Tim Finn Review: Peter Frampton

Monday’s show at Starlight Theater was a valediction, a swan song for a rock star in the gloaming of an illustrious career.

Peter Frampton has embarked on a farewell tour, but not voluntarily. Earlier this year, Frampton, 69, announced a recent medical diagnosis: inclusion body myositis, a degenerative muscle disorder that will eventually weaken and atrophy his muscles and diminish his ability to play guitar.

“In a year’s time, I might not be able to play,” he told Rolling Stonein February. “I want to go out screaming.”

In mid-June he set off on the Peter Frampton Finale: The Farewell Tour, a 50-stop trek through North America that wraps up in San Francisco on Oct. 12.

Monday night, his Kansas City stop drew about 7,000 fans, all of whom showed much respect and love for a guy whose music prowess is strangely overlooked or underrated.

He would spend much of the two-hour-plus show exhibiting his considerable guitar skills, starting with the opener, Baby, Somethin’s Happening, the jaunty title track from his third studio album, now 45 years old.

It foreshadowed what was to come: a jam fest that showcased his stellar band, particularly keyboardist Rob Arthur and fellow guitarist Adam Lester, who were given space to join Frampton on several instrumental odysseys.

Frampton is best known for his Frampton Comes Alive record, a double album that remains one of the best-selling live albums ever.

But he’d established himself long before that album was issued, starting with his days in the British rock/blues band Humble Pie, and continued to produce worthwhile music afterward.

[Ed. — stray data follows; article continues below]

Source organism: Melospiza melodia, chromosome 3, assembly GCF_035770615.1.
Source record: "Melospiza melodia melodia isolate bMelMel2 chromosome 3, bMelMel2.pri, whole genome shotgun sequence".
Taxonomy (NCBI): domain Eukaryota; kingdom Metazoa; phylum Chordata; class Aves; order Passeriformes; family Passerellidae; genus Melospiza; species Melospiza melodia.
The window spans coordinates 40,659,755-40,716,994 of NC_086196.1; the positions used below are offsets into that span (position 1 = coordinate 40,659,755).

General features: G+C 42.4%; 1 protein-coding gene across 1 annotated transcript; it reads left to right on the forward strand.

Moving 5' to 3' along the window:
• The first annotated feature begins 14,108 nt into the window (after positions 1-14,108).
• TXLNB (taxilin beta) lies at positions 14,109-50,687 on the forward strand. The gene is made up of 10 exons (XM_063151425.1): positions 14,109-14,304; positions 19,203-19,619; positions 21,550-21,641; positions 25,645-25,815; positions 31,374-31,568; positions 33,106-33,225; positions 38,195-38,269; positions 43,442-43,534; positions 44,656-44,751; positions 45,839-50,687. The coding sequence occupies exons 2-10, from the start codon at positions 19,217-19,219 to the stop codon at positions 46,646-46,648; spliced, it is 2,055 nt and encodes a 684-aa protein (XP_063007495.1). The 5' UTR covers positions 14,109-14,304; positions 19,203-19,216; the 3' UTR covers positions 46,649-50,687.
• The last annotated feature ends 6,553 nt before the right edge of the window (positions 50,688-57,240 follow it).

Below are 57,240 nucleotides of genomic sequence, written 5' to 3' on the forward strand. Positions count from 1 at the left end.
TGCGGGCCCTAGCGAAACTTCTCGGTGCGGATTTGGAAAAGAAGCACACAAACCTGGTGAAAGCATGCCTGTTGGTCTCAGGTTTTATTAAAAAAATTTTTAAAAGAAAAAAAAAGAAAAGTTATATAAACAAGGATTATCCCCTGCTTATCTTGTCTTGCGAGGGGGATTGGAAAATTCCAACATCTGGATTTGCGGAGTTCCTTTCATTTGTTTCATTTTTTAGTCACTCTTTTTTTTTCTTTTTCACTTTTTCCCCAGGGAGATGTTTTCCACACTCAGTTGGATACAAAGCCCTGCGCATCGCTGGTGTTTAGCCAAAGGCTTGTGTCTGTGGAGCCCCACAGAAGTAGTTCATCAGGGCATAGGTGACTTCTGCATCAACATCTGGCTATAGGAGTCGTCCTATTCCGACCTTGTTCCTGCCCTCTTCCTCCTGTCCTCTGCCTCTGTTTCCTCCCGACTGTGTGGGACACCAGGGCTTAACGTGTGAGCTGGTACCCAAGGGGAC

Most recently, he released All Blues, a collection of blues covers rife with special guests (Kim Wilson, Larry Carlton, Sonny Landreth).

He would perform a few of those, including a tasty instrumental version of Georgia (On My Mind) and two Freddie King numbers: Me and My Guitar and Same Old Blues.

He would wax nostalgic and sentimental a few times, paying tribute to band mates who have died—John Siomos and Bob Mayo—before performing Lines On My Face (from the Frampton’s Camelalbum). He also recalled old times with David Bowie and the Rolling Stones. And he reprised his dandy cover of Soundgarden’s Black Hole Sun as a tribute to his friend Chris Cornell.

As much as they appreciated all that, it was clear most were there to hear favorite tracks from Comes Alive. And he indulged them. Show Me The Way came early, detonating a joyous sing-along. He ended the set with Baby I Love Your Way and then an extended, jam-filled Do You Feel Like I Do.

He would return for an encore that comprised two Humble Pie songs: Four Day Creep (an Ida Cox tune) and then Ray Charles’ I Don’t Need No Doctor, performed without a hint of irony.

Frampton would say good night but not “good bye,” reminding the crowd he has more recordings awaiting release. And he thanked them for making him feel appreciated and loved.

The feeling was mutual. For more than two hours, on a warm, moonlit summer night, his presence and his music felt like a remedy, a respite from these dark and uneasy times.

Jason Bonham’s Led Zeppelin Evening: The openers delivered a high-voltage set of faithfully re-created Led Zeppelin classics, like Immigrant Song, Ramble On, and, of course, Stairway to Heaven.

Peter Frampton: Baby (Somethin’s Happening); Lying; Lines on My Face; Show Me The Way; The Lodger; Georgia (On My Mind); Me and My Guitar; Same Old Blues; Breaking All the Rules; Black Hole Sun; (I’ll Give You) Money; Baby, I Love Your Way; Do You Feel Like We Do. Encore:Four Day Creep; I Don’t Need No Doctor.

Jason Bonham’s Led Zeppelin Evening: Immigrant Song; Good Times, Bad Times; What Is and Should Never Be; Over the Hills and Far Away; Ramble On; The Ocean; Whole Lotta Love; Rock and Roll; Stairway to Heaven.

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